Lender, investors help root budding businesses
An effort by the Alaska Industrial Development and Export Authority, the state development financing corporation, to use some of its funds to attract venture capitalists to Alaska has had disappointing results.
"What we learned from that is the Alaska investment deals were too few and too small to interest most traditional venture capitalists," said Deborah Marshall, who heads InvestNet, a Juneau-based nonprofit that connects investors with Alaskan entrepreneurs.
David Hoffman, president of Alaska Growth Capital BIDCO Inc., a type of development bank, pointed out that most Alaska business owners would rather finance their early stage development with debt if they can.
"They’d rather not give up control if they can avoid it," he said. Alaska Growth Capital can do equity investments but most of its financings are loans, Hoffman said.
Alaska Growth Capital was formed in 1997 to operate as a BIDCO, a form of development bank authorized by state laws in about 30 states including Alaska. It is a subsidiary of Arctic Slope Regional Corp. of Barrow,
BIDCOs lend money mostly to small business start-ups and expansions and can take an equity position in the deal, which commercial banks in the United States cannot do.
Alaska InvestNet, a nonprofit service formed two years ago, matches hopeful Alaska entrepreneurs with potential investors in Alaska and the Lower 48. InvestNet is operated by the Juneau Economic Development Council, but it maintains an office in Anchorage and its services are statewide.
Both initiatives were largely initiated through efforts and financing from the Alaska Science and Technology Foundation. ASTF, a state agency formed to stimulate economic development, particularly in higher technology fields, is still involved in both efforts.
ASTF has given InvestNet $270,000 in grants over three years. Three million dollars in loans from the foundation were combined with private investment, mostly from the Arctic Slope corporation, to provide the initial $7 million in capitalization for Alaska Growth Capital.
Citing confidentiality, Marshall and Hoffman declined to identify details of specific deals except where the information has been made public by the businesses.
"Deals have come together, big and small," Marshall said. "I’m not privy to the details, other than what they choose to tell me."
Alaska InvestNet’s main showcase for Alaska entrepreneurs is an annual conference where selected entrepreneurs make presentations to potential investors. This year’s Capital Investment Conference is planned for March 22-23 in Anchorage.
These are successful, but Marshall is now supplementing them with smaller sessions held more frequently through the year. Typically, two selected entrepreneurs pitch their ideas in a breakfast meeting with potential investors.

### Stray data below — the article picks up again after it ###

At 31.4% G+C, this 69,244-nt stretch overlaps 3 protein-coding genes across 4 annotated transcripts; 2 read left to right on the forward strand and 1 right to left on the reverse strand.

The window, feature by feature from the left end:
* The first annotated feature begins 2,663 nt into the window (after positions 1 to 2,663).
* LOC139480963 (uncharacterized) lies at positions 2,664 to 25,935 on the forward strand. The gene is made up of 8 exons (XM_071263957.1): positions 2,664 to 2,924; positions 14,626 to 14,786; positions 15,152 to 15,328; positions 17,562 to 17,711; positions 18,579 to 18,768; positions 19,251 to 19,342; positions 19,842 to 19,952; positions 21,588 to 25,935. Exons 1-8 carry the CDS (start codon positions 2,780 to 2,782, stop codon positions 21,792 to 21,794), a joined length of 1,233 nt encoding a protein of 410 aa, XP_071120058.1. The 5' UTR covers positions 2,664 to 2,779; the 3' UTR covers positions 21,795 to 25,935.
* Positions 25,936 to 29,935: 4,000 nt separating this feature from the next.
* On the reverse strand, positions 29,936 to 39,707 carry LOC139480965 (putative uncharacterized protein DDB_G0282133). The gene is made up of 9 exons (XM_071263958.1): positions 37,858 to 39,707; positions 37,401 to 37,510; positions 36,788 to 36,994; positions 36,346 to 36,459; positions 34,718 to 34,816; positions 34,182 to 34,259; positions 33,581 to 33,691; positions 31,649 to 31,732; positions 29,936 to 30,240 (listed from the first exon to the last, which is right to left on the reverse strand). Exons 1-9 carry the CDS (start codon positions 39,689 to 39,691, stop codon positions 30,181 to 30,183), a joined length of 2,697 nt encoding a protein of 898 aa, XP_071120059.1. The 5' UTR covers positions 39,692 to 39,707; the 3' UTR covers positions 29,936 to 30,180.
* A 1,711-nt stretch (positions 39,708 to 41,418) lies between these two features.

"We pre-screen the investors. They have to have at least $1 million they’re willing to invest, so the entrepreneurs we work with know they’re dealing with people who actually have money," Marshall said.
Likewise, the entrepreneurs are prescreened. Marshall goes through the business plans submitted to her and selects the best ones for the presentations.
Entrepreneurs using the service pay a $250 yearly fee. Venture capital investors pay a $500 annual fee to participate. InvestNet receives no fee for deals that are made.
Alaska Growth Capital has a different focus, but the goal is similar to InvestNet in early stage financing.
"We can do equity deals but we are mainly a lending institution, and we prefer that," Hoffman said. "We specialize in higher-risk loans to start-ups or firms in early stages of growth.
"We don’t necessarily require our borrowers to be in business, but a person starting a business must have experience in the field," he said.
Unlike a conventional bank, Alaska Growth Capital’s loans don’t have to be backed by collateral, "although we like to see some collateral," Hoffman said. "What we look at mainly is the quality of the business plan and the projected cash flow."
Rates for loans from Alaska Growth Capital aren’t cheap, Hoffman said. They reflect the higher risk.
Alaska Growth Capital is now in its third year, and its lending may hit $10 million this year, after $6 million in the first year and $8 million in the second year, Hoffman said.
"It’s an amount of annual lending that can be sustained indefinitely with our present capitalization and our ability to leverage funds," Hoffman said. As other financial institutions do commonly, Alaska Growth Capital sells loans that are guaranteed by the U.S. Small Business Administration and U.S. Department of Agriculture rural development program.
"There’s a good market for guaranteed loans, and it frees up our capital to do more lending," Hoffman said.
One fundamental difference between Alaska Growth Capital and conventional banks is the time its staff spends with prospective lenders, both before and after the loan is closed. The firm receives some government grants and much of this pays for added costs of serving remote communities and the hands-on assistance that is provided.
However, relationships with commercial banks are crucial, Hoffman said. Alaska Growth Capital creates business for banks by helping new firms through their earlier stages, after which they turn to conventional sources of finance.
Likewise, banks bring potential clients to Alaska Growth Capital, Hoffman said.
Marshall said one of InvestNet’s key missions is education. Her group sponsors seminars on preparing strategic plans, how to value their firms and how to structure stock sales.